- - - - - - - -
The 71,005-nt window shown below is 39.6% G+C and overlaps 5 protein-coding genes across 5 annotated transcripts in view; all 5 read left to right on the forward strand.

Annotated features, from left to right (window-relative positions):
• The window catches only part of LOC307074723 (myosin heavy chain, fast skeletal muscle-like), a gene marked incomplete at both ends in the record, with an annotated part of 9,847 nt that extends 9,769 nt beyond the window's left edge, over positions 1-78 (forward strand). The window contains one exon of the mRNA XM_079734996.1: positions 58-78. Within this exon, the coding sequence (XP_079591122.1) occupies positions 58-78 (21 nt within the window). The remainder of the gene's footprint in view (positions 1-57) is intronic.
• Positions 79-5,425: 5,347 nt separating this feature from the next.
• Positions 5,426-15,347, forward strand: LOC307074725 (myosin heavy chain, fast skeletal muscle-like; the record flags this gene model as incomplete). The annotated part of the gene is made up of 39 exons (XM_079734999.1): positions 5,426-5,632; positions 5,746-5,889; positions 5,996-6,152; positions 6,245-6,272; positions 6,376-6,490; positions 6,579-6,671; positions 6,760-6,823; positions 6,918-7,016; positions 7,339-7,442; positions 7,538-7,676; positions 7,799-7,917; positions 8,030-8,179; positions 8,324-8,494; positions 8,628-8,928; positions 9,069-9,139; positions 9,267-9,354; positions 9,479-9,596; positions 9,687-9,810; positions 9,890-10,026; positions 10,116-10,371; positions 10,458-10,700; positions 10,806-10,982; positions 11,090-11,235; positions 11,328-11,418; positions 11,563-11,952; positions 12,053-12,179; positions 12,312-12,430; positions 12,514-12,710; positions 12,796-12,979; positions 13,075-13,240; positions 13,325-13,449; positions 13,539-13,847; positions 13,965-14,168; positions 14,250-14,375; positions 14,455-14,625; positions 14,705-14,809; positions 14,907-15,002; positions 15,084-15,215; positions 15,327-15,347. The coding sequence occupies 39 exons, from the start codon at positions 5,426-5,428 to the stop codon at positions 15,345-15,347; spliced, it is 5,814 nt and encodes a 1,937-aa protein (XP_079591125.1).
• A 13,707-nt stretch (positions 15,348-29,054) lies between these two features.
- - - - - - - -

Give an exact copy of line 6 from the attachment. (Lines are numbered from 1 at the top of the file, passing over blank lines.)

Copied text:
• A 13,707-nt stretch (positions 15,348-29,054) lies between these two features.